Nobody’s perfect. Neither CRISPR nor peer-review

nobodyPerfection is not of this world, and no technology is perfect. But tolling the bell for CRISPR because of a single preliminary study last week was premature at best. Many voices are doubting the meaning of the Nature Methods paper reporting “hundreds of unintended mutations” putatively caused by genome editing. Some researchers have already announced that critical analyses and rebuttals are forthcoming. Continue reading

Expect the unexpected. CRISPR week roundup

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CRISPR binge-watchers have eyes wide shut. Medicine historian Nathaniel Comfort demolishes for Nature the long-awaited book by the queen of genome editing Jennifer Doudna “A crack in creation”. CRISPR stocks fall after the publication of a small preliminary study on off-target mutations. New Scientist announces as many as 20 human trials will be under way soon, mostly in China.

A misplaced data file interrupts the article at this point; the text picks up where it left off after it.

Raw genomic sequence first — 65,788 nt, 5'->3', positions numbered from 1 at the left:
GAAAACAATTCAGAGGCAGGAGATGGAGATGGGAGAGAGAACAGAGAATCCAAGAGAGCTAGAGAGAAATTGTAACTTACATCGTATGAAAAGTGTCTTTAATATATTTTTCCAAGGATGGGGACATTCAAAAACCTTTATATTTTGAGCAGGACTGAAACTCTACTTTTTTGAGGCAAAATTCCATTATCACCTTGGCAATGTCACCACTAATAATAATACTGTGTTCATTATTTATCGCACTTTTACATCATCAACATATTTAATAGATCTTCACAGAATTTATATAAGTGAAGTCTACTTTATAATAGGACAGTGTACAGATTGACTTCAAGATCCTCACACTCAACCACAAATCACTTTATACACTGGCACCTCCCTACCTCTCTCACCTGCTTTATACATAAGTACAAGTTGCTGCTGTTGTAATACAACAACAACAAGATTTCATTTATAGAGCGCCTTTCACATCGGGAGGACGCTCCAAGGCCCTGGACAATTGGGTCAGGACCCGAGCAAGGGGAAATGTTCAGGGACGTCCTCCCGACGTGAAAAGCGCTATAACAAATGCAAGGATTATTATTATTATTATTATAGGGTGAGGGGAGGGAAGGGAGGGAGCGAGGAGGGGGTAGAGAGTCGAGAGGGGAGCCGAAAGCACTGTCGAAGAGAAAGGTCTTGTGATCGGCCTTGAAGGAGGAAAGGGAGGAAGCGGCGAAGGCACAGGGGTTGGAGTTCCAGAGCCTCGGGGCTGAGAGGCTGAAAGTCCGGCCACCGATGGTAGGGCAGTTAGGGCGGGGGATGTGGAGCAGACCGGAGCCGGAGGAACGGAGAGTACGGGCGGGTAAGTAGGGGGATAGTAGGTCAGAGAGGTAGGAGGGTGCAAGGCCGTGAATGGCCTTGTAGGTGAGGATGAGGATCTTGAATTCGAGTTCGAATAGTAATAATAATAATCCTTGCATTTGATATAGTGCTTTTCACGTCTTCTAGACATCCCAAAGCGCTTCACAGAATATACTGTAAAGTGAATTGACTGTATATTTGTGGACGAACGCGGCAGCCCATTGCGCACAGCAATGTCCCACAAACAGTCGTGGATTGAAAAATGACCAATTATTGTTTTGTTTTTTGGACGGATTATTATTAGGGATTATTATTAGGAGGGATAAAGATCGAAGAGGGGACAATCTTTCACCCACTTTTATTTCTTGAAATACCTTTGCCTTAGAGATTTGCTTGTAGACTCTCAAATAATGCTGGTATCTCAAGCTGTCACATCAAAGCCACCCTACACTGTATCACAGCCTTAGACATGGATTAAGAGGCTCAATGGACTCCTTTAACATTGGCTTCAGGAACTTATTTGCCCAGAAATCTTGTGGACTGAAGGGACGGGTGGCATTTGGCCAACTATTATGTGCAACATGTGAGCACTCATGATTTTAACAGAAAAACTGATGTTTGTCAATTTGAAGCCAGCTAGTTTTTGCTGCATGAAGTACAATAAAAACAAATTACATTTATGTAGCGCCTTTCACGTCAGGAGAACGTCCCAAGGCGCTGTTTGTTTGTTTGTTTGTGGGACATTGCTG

News review: edited crops in Science and Nature

news reviewThis week the royal couple of science journals have turned  the spotlight on CRISPR’s potential for agriculture. “Genome editors take on crops” and “CRISPR, microbes and more are joining the war against crop killers” are the titles respectively chosen by Science and Nature. The first one is a perspective by Armin Scheben and David Edwards from the University of Western Australia. “Improved crops are urgently needed to meet growing demand for food and address changing climatic conditions”, they write. The global population is expected to rise from 7.3 to 9.7 billion by 2050 and a global increase in crop production of 100 to 110% from 2005 levels will be required. Continue reading